Korea: The churches
Published 2:13 pm Thursday, November 19, 2015
Jesus said: “Now I say to you that you are Peter (which means ‘rock’), and upon this rock I will build my church, and all the powers of hell will not conquer it. And I will give you the keys of the Kingdom of Heaven.” (Matthew 16:18)
What surprised me when our group of 34 pastors from Virginia visited churches in South Korea was not the differences. What surprised me were the striking similarities. Except for language, the hymns were familiar, worship services were similar, even the buildings, sanctuary, classrooms and kitchens could easily blend within any small town or large city in America. There were greeters, ushers, children and youth programs and church choirs dressed in beautiful robes.
An expert on the Korean church shared recent statistics showing religious preferences nationwide were: 26 percent Protestant, 23 percent Buddhist, 8 percent Catholic, 14 percent others and 29 percent without religion. Recent years shows large increases in “without religion.” So, Korean and American churches struggle to stay relevant in a culture increasingly drifting away from Christianity and claiming no religion.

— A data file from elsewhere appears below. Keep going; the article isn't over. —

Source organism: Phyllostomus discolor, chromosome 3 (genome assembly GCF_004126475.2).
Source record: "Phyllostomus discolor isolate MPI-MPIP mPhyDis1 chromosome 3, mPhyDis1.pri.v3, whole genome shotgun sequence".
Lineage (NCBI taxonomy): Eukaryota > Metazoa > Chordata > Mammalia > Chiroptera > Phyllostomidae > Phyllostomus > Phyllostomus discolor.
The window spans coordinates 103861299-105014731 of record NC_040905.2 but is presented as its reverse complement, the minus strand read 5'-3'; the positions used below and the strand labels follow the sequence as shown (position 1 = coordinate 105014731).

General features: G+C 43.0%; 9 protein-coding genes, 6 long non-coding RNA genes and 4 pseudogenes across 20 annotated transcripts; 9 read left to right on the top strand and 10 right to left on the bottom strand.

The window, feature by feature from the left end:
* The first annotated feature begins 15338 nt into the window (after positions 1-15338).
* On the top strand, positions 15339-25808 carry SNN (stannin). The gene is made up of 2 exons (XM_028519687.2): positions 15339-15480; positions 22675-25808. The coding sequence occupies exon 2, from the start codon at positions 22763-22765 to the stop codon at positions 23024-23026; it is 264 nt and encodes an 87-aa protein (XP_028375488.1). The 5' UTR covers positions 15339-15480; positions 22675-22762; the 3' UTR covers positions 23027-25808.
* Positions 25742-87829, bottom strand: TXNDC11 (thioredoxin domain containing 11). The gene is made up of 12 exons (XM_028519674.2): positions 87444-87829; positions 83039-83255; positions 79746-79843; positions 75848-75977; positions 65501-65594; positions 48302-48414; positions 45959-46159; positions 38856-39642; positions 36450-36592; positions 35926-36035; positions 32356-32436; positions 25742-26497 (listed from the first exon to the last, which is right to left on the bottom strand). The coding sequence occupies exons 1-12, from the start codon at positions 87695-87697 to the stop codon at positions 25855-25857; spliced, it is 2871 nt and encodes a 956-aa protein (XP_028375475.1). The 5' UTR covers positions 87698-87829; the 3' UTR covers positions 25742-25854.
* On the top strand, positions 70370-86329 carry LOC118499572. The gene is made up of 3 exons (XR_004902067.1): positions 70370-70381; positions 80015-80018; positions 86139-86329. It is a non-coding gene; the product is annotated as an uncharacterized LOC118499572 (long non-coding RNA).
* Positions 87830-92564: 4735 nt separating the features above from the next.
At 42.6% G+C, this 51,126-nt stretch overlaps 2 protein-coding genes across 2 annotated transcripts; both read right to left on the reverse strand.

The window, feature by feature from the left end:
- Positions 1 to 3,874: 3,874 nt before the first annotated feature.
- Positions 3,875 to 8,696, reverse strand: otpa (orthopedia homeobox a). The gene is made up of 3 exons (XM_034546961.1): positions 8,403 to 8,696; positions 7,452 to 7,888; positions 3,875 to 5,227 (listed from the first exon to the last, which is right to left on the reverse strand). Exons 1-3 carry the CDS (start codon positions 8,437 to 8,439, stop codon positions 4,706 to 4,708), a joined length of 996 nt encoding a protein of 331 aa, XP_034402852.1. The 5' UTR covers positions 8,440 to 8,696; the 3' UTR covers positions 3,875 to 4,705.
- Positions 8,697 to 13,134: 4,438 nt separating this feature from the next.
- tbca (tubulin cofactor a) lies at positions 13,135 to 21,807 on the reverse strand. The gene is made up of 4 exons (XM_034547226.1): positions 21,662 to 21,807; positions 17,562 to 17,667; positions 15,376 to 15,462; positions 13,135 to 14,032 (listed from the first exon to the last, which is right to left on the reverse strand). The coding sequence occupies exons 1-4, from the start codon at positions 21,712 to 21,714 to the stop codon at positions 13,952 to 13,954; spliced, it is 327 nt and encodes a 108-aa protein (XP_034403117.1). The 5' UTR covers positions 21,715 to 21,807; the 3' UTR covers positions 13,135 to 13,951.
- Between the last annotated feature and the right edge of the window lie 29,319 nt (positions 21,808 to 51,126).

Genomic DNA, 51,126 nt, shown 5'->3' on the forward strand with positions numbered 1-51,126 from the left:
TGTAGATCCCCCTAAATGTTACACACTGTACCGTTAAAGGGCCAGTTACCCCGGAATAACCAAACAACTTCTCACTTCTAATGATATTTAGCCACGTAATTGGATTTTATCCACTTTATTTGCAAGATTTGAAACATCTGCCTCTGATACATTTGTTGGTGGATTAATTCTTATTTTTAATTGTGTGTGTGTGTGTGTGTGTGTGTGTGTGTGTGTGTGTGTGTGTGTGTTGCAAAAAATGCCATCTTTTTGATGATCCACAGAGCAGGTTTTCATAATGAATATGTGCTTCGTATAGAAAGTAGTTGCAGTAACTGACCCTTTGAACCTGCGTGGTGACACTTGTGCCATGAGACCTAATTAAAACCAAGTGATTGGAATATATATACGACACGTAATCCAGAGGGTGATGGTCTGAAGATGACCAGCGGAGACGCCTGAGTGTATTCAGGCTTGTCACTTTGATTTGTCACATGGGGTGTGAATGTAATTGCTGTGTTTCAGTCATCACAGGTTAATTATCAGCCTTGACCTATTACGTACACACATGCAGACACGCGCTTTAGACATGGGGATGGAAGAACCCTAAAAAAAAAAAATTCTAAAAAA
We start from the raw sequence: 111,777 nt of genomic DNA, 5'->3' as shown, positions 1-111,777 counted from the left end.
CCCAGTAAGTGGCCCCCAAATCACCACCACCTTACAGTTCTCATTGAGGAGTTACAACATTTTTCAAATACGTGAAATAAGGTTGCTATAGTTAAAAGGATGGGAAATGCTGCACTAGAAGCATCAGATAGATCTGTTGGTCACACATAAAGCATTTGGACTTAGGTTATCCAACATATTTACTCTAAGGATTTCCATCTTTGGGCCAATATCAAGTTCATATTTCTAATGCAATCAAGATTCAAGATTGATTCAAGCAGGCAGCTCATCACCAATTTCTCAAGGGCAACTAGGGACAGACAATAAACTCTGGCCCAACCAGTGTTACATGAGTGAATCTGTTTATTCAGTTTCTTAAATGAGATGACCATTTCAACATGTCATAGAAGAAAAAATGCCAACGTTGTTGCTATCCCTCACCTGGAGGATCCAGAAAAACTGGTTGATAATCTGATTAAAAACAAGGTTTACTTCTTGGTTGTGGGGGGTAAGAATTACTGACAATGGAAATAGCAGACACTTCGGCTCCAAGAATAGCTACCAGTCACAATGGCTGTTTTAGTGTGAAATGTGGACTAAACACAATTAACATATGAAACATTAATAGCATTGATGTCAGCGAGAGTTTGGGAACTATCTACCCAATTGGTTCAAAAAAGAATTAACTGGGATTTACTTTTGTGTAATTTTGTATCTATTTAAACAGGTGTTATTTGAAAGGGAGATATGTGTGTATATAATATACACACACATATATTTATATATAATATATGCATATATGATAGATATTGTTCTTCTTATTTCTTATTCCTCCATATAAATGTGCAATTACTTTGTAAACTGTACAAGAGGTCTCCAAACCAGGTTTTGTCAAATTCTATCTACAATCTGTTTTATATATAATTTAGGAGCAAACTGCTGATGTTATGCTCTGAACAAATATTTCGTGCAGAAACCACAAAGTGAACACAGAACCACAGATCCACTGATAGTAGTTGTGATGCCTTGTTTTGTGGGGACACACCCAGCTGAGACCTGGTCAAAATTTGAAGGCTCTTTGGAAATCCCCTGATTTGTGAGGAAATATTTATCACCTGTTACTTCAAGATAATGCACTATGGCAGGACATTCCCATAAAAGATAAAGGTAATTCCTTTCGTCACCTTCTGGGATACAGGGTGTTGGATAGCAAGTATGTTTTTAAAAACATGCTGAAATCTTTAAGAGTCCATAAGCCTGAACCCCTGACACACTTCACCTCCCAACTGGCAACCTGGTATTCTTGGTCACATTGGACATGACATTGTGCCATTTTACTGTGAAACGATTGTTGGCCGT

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So, if Korean and American churches are mutually struggling, what should I learn from the churches we were visiting?
Our host church, Bupyeong Methodist Church led by Pastor Rev. Hong Eun-Pa, was an excellent example of a large membership church near Seoul. On the Sunday we attended, the sanctuary held several thousand worshipers for three services. Because travel was time consuming in Seoul, many of the members stayed all day to participate in worship, small groups and service ministries.
Rev. Eun-Pa cited several reasons for their success: understanding the importance of prayer and following the Holy Spirit — the daily 5 a.m. prayer service was evidence of that; an organized lay leadership — we saw this in the efficient and enthusiastic coordination of hundreds of ministries throughout the building; continuous discipleship — we heard testimonies of lives changed and renewed; a willingness to sacrifice much for the sake of serving God —enables Bupyeong Methodist to support hundreds of churches and ministries throughout Korea and the world. It was a treasure chest of critical lessons.
The value of what I learned? Priceless!
In Bupyeong Methodist Church sanctuary there were two banners, one with an airplane flying toward a city with the message, “Taking the Gospel, around the World.” Another banner displayed John Wesley on horseback saying: “The world is my parish!”
The churches we visited in Korea truly consider the “world as their parish” and are dedicated about “taking the gospel around the world.”
REV. LARRY E. DAVIES can be reached at email@example.com.